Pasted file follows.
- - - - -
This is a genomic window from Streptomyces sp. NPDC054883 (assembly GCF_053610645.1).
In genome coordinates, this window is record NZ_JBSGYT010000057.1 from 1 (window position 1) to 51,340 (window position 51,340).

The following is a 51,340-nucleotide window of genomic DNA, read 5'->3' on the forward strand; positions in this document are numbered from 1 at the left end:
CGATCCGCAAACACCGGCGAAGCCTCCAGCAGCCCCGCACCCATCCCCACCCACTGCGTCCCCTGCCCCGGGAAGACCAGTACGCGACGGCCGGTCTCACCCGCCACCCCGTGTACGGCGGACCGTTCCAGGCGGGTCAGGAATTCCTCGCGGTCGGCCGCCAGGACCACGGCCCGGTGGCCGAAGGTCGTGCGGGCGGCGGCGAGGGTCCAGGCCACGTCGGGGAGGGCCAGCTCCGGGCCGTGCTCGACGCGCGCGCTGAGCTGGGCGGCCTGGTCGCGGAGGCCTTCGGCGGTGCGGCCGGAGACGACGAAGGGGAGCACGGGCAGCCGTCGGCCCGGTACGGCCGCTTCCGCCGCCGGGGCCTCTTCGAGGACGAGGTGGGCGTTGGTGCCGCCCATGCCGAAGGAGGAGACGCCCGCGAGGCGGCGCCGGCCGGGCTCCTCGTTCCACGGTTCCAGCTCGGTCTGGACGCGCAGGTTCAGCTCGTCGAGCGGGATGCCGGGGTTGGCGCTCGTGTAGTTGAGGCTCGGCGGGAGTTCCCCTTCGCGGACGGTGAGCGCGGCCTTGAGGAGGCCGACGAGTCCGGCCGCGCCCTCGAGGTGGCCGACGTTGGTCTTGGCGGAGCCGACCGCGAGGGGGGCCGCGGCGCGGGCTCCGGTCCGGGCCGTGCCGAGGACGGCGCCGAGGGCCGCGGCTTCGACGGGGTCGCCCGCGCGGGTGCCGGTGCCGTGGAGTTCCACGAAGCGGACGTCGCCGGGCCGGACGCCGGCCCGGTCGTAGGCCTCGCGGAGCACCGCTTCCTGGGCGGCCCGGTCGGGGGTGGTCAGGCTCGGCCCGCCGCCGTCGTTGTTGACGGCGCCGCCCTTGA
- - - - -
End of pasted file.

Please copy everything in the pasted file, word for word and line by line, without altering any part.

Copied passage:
This is a genomic window from Streptomyces sp. NPDC054883 (assembly GCF_053610645.1).
In genome coordinates, this window is record NZ_JBSGYT010000057.1 from 1 (window position 1) to 51,340 (window position 51,340).

The following is a 51,340-nucleotide window of genomic DNA, read 5'->3' on the forward strand; positions in this document are numbered from 1 at the left end:
CGATCCGCAAACACCGGCGAAGCCTCCAGCAGCCCCGCACCCATCCCCACCCACTGCGTCCCCTGCCCCGGGAAGACCAGTACGCGACGGCCGGTCTCACCCGCCACCCCGTGTACGGCGGACCGTTCCAGGCGGGTCAGGAATTCCTCGCGGTCGGCCGCCAGGACCACGGCCCGGTGGCCGAAGGTCGTGCGGGCGGCGGCGAGGGTCCAGGCCACGTCGGGGAGGGCCAGCTCCGGGCCGTGCTCGACGCGCGCGCTGAGCTGGGCGGCCTGGTCGCGGAGGCCTTCGGCGGTGCGGCCGGAGACGACGAAGGGGAGCACGGGCAGCCGTCGGCCCGGTACGGCCGCTTCCGCCGCCGGGGCCTCTTCGAGGACGAGGTGGGCGTTGGTGCCGCCCATGCCGAAGGAGGAGACGCCCGCGAGGCGGCGCCGGCCGGGCTCCTCGTTCCACGGTTCCAGCTCGGTCTGGACGCGCAGGTTCAGCTCGTCGAGCGGGATGCCGGGGTTGGCGCTCGTGTAGTTGAGGCTCGGCGGGAGTTCCCCTTCGCGGACGGTGAGCGCGGCCTTGAGGAGGCCGACGAGTCCGGCCGCGCCCTCGAGGTGGCCGACGTTGGTCTTGGCGGAGCCGACCGCGAGGGGGGCCGCGGCGCGGGCTCCGGTCCGGGCCGTGCCGAGGACGGCGCCGAGGGCCGCGGCTTCGACGGGGTCGCCCGCGCGGGTGCCGGTGCCGTGGAGTTCCACGAAGCGGACGTCGCCGGGCCGGACGCCGGCCCGGTCGTAGGCCTCGCGGAGCACCGCTTCCTGGGCGGCCCGGTCGGGGGTGGTCAGGCTCGGCCCGCCGCCGTCGTTGTTGACGGCGCCGCCCTTGA